How to Paint Old, Outdated Tile to Look Fresh & New

10 Materials
$150
2 Days
Medium

If you have outdated tile in your bathroom, kitchen, laundry room, porch or anywhere in your home and you want to update it without the demolition, you’re going to love this post. I’m going to teach you how the professionals transform old tile to look fresh and new.

Yes, this is paint. Can you believe it?

This is the old tile on my porch. It was still in good condition, but the style and color were outdated. So, instead of ripping it out it was more cost effective to paint it.

The first step is to use a sander and sand the tile with 60 grit sandpaper. This step is important. Sanding the tile gives the tile (tooth) so that the primer will stick.

After sanding the floor, clean it with TSP.

Next, prime the floor with an oil-based primer. It’s best to apply two coats. Make sure you don’t paint yourself into a corner. Let dry 4-6 hours.

Paint the floor with two coats of floor paint. Let it dry over-night. This can be any color you choose.


There are many different stencil designs to choose from. Make sure you order the correct size. Measure your tile before ordering the stencil. You will also need a stencil brush.

Tape the stencil to the tile. You can use just about any paint for the stenciling. I would suggest a flat or matte-type paint. Latex or acrylic. Go here to  learn how to stencil the correct way.

For the last step, you need to apply 3-4 coats of sealer. This will protect the floor from everyday use. Let each coat dry per manufacturer instructions.

Check this out. A beautiful new floor. Without the demolition, mess, and expense.


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Have some question and need help with your next painting project, go to  Ask Cheryl Phan; and ask away.


XO

Cheryl

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Have a question about this project?

3 of 5 questions
  • JoAnn
    on Sep 17, 2019

    I love this, but can you do this to linoleum?

    • Cheryl Phan
      on Sep 18, 2019

      Absolutely. As long as it's not peeling up in the corners and it in good shape. follow the same instructions as I did on the tile. Make sure you use an oil based primer. I have a weekly blog if you're interested in learning some of my other DIY projects. Here's the link: https://www.subscribepage.com/diy-projects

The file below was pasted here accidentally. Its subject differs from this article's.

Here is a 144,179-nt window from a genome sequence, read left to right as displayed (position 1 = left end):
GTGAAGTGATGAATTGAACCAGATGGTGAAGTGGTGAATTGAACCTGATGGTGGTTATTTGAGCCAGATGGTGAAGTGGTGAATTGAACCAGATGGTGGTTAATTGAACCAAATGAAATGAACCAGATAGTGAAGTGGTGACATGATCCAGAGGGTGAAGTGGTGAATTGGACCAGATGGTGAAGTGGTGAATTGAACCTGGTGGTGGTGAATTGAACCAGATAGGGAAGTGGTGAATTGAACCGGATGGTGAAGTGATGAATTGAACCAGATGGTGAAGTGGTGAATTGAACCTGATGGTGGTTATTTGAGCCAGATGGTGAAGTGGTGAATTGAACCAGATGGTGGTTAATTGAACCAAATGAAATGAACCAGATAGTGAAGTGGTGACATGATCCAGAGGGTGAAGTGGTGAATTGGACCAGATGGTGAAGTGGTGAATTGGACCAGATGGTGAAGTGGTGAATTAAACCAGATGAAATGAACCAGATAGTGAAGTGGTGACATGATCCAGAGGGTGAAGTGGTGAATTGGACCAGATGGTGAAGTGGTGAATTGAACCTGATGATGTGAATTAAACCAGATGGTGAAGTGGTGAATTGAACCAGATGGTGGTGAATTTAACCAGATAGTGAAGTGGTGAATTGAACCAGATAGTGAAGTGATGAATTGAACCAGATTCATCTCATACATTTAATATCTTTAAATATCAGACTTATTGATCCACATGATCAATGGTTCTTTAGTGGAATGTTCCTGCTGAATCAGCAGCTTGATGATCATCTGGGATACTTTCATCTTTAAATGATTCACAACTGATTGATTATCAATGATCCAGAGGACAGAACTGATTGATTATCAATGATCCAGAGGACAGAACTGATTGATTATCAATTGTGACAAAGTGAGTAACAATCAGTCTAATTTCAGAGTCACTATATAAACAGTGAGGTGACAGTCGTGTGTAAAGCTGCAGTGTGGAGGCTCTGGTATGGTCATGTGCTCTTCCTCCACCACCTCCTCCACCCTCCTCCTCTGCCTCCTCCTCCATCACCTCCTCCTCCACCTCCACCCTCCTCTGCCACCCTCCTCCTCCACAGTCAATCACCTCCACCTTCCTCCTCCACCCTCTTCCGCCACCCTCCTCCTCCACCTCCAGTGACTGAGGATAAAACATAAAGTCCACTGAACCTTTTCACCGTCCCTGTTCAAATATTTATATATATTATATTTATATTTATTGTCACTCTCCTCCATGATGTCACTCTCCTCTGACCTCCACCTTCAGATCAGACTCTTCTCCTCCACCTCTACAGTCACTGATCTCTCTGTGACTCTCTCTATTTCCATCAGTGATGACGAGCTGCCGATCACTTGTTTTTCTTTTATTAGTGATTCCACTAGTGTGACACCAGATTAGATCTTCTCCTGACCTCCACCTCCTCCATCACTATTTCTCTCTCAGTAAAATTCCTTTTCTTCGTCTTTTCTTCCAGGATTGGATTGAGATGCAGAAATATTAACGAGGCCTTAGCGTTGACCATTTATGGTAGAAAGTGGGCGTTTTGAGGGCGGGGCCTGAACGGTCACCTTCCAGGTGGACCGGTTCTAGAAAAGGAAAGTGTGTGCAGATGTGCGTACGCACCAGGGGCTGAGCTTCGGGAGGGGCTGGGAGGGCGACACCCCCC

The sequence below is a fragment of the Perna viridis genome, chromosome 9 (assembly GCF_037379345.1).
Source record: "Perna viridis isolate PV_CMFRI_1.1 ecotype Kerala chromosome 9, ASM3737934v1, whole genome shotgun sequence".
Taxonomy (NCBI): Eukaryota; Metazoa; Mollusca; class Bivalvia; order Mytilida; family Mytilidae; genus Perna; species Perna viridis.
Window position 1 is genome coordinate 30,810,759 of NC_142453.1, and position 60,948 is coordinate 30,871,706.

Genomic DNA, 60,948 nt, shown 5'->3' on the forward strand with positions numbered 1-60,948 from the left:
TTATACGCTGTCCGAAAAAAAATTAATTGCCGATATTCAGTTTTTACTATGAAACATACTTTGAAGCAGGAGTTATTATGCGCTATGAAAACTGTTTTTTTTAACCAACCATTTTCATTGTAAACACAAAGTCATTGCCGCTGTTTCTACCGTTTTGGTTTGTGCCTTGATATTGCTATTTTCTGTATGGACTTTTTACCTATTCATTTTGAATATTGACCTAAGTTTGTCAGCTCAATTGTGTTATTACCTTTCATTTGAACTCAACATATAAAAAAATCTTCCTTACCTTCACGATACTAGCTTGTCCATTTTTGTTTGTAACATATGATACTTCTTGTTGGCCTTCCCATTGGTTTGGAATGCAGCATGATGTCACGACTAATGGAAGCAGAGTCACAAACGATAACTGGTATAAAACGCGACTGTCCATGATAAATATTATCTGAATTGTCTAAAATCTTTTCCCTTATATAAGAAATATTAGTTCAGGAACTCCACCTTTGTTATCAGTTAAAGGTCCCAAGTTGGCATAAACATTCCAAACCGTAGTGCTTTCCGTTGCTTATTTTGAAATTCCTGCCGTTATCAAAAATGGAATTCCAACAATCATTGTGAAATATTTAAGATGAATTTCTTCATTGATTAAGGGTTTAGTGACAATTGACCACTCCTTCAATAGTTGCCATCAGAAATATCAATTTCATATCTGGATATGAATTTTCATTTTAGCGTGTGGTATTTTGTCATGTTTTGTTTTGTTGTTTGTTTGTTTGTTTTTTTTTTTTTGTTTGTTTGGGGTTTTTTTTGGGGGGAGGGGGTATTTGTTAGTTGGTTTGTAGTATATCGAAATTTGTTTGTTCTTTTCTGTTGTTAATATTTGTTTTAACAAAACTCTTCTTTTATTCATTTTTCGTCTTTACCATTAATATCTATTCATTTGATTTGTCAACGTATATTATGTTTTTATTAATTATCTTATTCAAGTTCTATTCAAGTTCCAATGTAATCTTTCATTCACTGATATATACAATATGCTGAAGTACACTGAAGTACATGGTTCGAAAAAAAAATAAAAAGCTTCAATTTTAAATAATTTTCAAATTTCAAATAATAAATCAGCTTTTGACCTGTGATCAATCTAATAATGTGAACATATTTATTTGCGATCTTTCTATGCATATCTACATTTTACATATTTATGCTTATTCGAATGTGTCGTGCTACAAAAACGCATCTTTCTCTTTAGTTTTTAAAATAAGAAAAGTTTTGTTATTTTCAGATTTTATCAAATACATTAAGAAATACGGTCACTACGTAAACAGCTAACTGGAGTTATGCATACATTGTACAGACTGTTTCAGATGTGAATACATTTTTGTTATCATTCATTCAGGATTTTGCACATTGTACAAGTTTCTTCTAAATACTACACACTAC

• Maura Campbell
    on Oct 8, 2019

    My tiles are 12 3/4 " X 12 7/8 (I know that is wierd). I don't know what size stencils to use. I am doing a smaller bathroom and will have to cut around toilet, vanity etc. In your pictures, it looks like your tiles may be 12"?? But your stencil is only used in the corners and that is what creates the pattern. So what size were your tiles and what size stencil did you use? I know you said it is important to use the right size, but "right size" compared to what?

    I love how yours came out!! This will be a first stencil project for me and this bathroom is in SORE need of updating!

    • Cheryl Phan
      on Oct 8, 2019

      I've never seen tile that size. Weird, but any way; don't worry about that. If you are working with a stencil like the one I was using it will work out. Notice I started in the inner corner of each tile. It will create it's design and when you're done it all look consistent. It might not be as uniformed as a perfectly square tile, but it will be close enough. I would try a 12" stencil.

  • Margherita McCallum
    on Oct 24, 2019

    What would you suggest i use to paint tub surround tiles? I'm renting and i have white plain faded old 3 x 3 " tiles. Is there a special method to do this when it's bath shower tiles? Will the paint fade out or run?

Join the conversation

2 of 11 comments
  • Bek
    on Aug 9, 2019

    LOL, you had me at "stencil." Even the cat gets nervous when she sees the brushes come out! I CAN DO THIS!

  • María Ávila
    on Aug 10, 2019

    This turned out beautiful, this is genious.

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